It isn’t the hours in between that matter so much but instead the five minutes she spends bundling Serena out of her loft, because the act is a conscious decision to walk away. If she were truly gay, then she would have insisted upon breakfast, or perhaps a morning shag, or maybe have tried to make plans to repeat the experience.

That she does repeat the experience again a month later is of no consequence. She has walked away from it once, and will do so again. Small little indiscretions, littered haphazardly along the way, do not matter.

She has not yet and will never walk away from Miranda Priestly, but that is something different entirely. Miranda supersedes the laws of nature, and as such, Emily decides that she doesn’t count. At least, not in a way that would make her gay.


She’s having great fun belittling the new girl and considering possibly inviting Serena out for drinks after work (because it’s been close to a month since she last proved to herself with Serena that she isn’t really gay and so she deserves a reward) when the new girl goes insane in a dangerously right way.

She looks good, Serena tells her, as Andy stands there looking smugly self-satisfied in her new couture, and Emily wants to snatch out a patch of sleek blonde hair in retribution for the looks her companion is sending the unqualified disaster. Later that day she catches Miranda smiling slightly as the girl leaves her office, and it’s all Emily can do to keep from vomiting.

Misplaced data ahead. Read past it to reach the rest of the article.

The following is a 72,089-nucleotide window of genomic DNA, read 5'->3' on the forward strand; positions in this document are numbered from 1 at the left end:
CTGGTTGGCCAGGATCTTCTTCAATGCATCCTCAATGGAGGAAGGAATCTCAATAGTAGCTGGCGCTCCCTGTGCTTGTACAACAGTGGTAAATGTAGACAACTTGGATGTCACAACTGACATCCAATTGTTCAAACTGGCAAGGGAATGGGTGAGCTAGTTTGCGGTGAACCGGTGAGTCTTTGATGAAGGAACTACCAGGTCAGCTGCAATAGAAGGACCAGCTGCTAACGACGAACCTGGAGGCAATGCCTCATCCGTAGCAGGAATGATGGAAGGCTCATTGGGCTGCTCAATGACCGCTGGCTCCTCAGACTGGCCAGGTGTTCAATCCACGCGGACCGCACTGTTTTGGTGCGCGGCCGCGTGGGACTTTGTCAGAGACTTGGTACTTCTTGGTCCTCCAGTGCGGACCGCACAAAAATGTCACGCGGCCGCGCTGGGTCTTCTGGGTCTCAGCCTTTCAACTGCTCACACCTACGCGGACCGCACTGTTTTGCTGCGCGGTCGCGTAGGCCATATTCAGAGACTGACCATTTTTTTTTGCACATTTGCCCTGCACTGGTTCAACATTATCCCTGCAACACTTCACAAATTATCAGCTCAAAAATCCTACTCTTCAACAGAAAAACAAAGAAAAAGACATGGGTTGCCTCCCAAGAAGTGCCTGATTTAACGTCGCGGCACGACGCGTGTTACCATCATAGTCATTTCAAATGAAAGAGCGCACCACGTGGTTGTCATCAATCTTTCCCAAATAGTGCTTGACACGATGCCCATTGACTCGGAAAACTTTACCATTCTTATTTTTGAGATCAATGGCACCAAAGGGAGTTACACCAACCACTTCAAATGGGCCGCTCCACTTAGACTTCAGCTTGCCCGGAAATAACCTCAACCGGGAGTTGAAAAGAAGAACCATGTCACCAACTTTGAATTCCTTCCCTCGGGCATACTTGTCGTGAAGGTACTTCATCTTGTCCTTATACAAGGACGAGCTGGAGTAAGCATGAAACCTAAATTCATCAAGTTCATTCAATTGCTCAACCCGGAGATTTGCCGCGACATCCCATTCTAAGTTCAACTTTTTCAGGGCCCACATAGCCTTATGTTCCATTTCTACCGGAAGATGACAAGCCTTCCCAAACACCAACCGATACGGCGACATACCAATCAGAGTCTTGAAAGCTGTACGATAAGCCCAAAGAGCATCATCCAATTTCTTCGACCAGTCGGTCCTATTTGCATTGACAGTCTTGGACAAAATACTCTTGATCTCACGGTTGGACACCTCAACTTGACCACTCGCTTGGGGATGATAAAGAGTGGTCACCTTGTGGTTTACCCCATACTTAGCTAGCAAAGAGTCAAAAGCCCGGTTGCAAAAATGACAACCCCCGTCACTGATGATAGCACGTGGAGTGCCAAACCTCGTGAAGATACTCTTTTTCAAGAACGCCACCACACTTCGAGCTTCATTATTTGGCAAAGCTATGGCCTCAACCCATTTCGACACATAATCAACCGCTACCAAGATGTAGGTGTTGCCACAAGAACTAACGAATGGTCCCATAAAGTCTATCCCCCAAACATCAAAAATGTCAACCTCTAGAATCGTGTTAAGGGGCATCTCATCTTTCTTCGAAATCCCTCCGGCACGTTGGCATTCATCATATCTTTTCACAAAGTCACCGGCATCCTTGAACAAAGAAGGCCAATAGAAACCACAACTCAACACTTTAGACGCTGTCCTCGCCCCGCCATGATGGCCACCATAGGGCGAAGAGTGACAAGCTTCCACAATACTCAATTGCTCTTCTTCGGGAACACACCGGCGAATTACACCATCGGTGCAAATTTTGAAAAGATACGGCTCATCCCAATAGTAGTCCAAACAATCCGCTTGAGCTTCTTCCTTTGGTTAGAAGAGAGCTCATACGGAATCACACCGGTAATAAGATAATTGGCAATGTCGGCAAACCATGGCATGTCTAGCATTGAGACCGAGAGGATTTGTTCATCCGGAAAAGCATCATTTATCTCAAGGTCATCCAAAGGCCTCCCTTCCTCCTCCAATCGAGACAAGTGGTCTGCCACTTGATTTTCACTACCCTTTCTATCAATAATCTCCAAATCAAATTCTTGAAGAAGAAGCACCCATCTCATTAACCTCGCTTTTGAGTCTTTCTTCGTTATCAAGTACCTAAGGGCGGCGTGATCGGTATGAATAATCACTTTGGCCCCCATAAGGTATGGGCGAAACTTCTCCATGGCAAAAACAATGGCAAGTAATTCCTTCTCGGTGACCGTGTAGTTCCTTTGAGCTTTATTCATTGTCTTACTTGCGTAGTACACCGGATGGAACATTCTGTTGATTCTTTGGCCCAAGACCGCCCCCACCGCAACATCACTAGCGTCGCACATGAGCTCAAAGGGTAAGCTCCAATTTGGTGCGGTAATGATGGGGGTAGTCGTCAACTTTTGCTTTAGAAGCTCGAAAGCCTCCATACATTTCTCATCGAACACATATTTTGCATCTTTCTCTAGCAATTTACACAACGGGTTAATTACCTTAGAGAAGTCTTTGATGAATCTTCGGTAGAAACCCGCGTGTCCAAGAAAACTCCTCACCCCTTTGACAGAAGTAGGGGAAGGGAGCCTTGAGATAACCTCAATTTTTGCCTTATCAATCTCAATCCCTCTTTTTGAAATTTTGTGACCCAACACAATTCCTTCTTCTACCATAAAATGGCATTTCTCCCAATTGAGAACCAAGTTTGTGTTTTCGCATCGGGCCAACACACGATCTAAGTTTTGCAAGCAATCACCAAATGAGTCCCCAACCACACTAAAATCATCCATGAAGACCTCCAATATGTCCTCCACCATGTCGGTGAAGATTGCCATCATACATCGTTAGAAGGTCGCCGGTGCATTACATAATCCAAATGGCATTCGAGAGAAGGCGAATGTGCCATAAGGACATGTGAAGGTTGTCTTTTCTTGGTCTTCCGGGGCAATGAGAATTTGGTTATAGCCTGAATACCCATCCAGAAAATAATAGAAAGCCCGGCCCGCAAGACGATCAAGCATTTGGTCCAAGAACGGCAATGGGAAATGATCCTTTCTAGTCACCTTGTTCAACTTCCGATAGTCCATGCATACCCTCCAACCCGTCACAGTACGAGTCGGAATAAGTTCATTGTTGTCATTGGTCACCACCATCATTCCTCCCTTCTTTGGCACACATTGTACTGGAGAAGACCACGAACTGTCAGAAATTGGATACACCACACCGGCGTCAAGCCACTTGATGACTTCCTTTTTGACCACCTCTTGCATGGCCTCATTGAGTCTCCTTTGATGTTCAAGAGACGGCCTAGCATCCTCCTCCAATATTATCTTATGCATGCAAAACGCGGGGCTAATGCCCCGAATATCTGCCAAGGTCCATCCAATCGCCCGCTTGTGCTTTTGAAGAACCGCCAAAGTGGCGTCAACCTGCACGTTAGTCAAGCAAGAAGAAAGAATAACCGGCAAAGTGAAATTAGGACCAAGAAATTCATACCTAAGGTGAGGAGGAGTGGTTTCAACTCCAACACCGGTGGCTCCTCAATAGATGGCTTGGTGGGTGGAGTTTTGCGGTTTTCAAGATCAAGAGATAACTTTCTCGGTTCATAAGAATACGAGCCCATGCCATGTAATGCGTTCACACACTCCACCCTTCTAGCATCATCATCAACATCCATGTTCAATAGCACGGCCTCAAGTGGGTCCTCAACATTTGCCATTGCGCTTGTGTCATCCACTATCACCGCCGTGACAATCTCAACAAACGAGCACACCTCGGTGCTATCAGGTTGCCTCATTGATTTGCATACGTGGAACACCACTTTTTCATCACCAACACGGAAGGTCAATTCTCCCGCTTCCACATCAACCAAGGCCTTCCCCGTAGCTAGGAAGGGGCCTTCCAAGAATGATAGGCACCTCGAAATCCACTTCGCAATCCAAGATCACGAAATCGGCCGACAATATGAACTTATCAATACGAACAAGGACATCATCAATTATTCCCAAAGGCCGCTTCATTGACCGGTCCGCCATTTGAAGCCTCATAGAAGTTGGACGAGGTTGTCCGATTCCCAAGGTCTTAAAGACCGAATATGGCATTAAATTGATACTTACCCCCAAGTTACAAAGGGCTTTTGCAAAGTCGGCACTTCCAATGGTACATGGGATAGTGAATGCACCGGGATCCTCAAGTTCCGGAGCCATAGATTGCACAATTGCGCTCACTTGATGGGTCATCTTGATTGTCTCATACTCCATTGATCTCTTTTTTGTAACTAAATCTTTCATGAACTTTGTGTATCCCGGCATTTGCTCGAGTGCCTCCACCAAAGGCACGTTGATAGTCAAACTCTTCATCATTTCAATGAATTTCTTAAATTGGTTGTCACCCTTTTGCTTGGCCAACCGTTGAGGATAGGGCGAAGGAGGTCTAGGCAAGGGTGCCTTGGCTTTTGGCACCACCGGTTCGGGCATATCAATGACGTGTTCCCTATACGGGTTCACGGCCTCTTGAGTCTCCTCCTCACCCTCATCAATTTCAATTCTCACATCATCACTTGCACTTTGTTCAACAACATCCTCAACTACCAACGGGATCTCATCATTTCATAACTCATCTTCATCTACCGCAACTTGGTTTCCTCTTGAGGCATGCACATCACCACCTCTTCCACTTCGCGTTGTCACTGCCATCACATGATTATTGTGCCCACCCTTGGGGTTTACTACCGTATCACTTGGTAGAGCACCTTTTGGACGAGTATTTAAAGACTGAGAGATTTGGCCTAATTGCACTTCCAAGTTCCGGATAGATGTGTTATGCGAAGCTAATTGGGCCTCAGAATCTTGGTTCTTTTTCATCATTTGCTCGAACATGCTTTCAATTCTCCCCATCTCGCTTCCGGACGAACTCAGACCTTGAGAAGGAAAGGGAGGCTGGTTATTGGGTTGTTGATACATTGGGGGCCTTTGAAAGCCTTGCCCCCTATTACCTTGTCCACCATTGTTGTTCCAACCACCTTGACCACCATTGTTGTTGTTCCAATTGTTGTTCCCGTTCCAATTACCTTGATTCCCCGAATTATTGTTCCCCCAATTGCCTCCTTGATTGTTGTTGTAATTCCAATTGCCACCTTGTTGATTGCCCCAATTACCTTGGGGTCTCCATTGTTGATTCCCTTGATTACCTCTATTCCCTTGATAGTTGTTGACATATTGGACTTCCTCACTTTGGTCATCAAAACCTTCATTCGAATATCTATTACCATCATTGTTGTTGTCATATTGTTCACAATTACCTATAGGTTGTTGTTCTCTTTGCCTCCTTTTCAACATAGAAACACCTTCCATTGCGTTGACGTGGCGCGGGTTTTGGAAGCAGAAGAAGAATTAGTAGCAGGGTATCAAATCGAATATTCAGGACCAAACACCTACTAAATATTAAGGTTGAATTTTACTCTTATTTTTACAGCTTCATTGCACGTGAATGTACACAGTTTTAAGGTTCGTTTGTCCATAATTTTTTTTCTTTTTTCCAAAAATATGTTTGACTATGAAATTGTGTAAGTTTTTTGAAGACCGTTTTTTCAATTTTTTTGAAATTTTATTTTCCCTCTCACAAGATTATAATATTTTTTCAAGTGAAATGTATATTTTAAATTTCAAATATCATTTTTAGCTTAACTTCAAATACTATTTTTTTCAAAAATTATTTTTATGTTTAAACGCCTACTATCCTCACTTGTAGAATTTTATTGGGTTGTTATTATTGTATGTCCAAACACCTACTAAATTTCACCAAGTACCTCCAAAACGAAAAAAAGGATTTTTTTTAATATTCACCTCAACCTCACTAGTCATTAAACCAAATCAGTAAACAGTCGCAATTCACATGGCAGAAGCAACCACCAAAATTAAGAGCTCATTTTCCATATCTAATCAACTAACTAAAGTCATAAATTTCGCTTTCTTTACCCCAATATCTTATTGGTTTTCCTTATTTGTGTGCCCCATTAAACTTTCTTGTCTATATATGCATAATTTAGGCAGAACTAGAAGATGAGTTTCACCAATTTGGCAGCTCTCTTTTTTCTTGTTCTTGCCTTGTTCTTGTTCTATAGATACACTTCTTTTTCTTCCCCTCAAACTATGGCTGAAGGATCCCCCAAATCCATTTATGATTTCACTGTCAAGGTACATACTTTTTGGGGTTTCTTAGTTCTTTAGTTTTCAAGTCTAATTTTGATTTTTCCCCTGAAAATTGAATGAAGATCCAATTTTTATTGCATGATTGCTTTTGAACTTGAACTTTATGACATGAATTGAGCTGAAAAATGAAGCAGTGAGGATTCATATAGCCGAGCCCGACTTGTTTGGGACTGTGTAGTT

In the end, she invites Serena out for drinks anyway, then leaves her with the most dazzling pattern of crisscrossed nail marks that she can manage.


When Emily discovers that she’s the new Andy, she sneaks out of the office and devours a sinfully delicious dark chocolate mousse from the bistro down the street. She hides in the back of the small space, as far out of sight as possible, as she licks the spoon clean, glancing momentarily at her devastated, distorted reflection in the slick silver. After, the mousse sits heavily in her stomach, a physical manifestation of the weight of her transgression. She considers, momentarily, sticking her finger down her throat and purging herself of her sin, but she’s never dabbled in bulimia before. It isn’t that she thinks it’s wrong; it’s just that she’s got rather perfect teeth and doesn’t want to even contemplate the damage the acid might do to them.

That afternoon, she’s picturing Andy on her knees behind Miranda’s desk when the other girl looks at her with soulfully sorry dark chocolate eyes, eyes so like the mousse whose bitter tang has replaced the taste of Miranda on her lips. Suddenly Emily is hit by the desire to further educate the girl who has slithered her way into her dream. She thinks of what those eyes would look like looking up at her as Andy fuzzes her hose on the carpet behind Emily’s desk.

When she realizes she’s wet, she scowls.

“Unacceptable,” she snaps, and Andy looks up with a hint of fear, not quite sure what she’s done wrong and still utterly terrified of Emily, especially now.

She finds that she quite likes that look of terror on Andy’s face. It’s disturbingly appealing in a way that most certainly doesn’t make her wetter.

She will fuck this girl, Emily decides. She will fuck her and walk away from her, and everything will right itself. And when she’s done that, she’ll buy the most expensive pair of hose she can find, and positively decimate them on the carpet behind Miranda’s desk.

Andy suppresses a shiver at the positively wicked smile she sees creeping across Emily’s face.

This time, Emily’s voice is dangerously close to a purr.


The End